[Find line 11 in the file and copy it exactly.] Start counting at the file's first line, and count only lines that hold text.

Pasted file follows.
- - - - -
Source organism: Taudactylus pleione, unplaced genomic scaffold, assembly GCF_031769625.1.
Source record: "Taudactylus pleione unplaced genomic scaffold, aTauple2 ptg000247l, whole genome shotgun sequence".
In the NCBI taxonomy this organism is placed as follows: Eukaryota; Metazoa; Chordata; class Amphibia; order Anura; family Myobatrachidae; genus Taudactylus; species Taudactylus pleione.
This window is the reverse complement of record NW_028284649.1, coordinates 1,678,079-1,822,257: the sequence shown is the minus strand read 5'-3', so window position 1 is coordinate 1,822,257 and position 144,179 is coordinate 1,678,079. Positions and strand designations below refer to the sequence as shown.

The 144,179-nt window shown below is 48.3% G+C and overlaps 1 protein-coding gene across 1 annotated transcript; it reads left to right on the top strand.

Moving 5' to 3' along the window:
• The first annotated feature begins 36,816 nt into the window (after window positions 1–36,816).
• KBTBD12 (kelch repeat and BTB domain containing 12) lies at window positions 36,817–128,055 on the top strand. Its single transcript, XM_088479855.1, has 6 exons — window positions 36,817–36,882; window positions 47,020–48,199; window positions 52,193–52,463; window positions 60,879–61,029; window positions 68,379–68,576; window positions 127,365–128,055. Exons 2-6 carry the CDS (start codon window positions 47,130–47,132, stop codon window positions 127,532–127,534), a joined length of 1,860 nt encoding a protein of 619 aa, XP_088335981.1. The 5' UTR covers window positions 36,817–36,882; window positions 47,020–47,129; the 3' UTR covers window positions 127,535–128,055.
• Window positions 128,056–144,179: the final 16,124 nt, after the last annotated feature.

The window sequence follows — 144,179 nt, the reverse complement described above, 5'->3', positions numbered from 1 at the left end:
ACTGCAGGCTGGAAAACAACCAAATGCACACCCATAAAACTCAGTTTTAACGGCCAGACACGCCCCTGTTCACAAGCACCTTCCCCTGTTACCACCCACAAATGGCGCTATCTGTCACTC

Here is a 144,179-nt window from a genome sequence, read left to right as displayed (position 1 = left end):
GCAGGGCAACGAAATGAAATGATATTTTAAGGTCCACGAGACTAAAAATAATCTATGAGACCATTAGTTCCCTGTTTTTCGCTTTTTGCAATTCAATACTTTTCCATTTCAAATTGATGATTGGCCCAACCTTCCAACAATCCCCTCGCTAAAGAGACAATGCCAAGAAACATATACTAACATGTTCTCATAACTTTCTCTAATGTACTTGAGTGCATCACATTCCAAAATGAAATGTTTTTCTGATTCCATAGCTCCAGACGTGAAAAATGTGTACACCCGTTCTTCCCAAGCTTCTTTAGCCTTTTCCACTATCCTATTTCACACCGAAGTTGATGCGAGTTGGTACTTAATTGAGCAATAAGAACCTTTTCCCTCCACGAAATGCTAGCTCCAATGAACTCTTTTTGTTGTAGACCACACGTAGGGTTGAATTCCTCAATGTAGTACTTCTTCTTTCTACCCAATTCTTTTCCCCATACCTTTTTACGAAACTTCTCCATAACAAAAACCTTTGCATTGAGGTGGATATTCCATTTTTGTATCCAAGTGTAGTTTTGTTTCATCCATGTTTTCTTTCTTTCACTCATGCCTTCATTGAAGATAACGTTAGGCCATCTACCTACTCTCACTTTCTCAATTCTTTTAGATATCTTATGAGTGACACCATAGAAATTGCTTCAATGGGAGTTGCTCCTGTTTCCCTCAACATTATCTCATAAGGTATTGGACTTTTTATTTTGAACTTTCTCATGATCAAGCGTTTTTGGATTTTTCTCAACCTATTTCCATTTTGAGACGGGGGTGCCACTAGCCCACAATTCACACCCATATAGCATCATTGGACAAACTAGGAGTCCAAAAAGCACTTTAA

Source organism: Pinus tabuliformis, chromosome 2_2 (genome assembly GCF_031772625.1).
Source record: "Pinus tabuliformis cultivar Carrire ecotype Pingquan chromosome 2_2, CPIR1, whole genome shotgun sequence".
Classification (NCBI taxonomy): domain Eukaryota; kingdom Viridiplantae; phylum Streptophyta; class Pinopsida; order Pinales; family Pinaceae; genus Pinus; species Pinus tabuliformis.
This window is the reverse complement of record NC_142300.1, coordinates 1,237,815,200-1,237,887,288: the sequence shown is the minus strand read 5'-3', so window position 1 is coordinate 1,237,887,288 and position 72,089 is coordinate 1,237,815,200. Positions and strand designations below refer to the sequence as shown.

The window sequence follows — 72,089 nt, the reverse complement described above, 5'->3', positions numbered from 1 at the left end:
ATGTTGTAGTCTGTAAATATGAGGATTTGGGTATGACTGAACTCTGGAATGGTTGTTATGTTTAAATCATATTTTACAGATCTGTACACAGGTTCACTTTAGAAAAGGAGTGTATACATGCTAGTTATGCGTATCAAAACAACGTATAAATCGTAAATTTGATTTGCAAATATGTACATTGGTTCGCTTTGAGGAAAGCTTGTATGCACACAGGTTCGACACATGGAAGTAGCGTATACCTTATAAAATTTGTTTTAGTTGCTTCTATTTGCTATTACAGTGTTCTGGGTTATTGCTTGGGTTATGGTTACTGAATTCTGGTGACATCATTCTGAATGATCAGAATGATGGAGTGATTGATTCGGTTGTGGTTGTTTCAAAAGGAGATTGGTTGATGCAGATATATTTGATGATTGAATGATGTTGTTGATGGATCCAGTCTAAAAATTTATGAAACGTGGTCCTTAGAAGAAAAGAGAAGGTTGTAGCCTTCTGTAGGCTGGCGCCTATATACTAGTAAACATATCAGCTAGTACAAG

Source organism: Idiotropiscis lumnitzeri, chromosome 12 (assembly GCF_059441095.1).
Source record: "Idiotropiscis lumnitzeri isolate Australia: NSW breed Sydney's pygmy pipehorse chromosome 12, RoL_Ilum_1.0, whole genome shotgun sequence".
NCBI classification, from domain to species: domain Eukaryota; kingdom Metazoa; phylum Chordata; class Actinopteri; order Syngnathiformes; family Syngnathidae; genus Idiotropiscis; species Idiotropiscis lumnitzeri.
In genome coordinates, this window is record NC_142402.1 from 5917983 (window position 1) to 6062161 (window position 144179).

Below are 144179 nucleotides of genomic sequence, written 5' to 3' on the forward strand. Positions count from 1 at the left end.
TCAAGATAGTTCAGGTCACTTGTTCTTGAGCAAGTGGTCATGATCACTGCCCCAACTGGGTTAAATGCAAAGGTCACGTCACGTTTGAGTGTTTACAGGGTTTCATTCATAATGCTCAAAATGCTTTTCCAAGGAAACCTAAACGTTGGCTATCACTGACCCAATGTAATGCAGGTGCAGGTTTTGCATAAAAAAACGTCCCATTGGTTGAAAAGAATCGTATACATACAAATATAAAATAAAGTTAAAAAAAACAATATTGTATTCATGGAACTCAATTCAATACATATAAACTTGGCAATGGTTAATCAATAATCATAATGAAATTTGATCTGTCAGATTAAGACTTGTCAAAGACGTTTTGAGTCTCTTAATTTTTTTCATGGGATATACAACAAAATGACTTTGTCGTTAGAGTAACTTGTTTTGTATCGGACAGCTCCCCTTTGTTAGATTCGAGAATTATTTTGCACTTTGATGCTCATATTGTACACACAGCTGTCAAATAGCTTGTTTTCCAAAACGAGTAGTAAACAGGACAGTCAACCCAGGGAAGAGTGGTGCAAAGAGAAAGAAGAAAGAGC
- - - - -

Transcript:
ACTGCAGGCTGGAAAACAACCAAATGCACACCCATAAAACTCAGTTTTAACGGCCAGACACGCCCCTGTTCACAAGCACCTTCCCCTGTTACCACCCACAAATGGCGCTATCTGTCACTC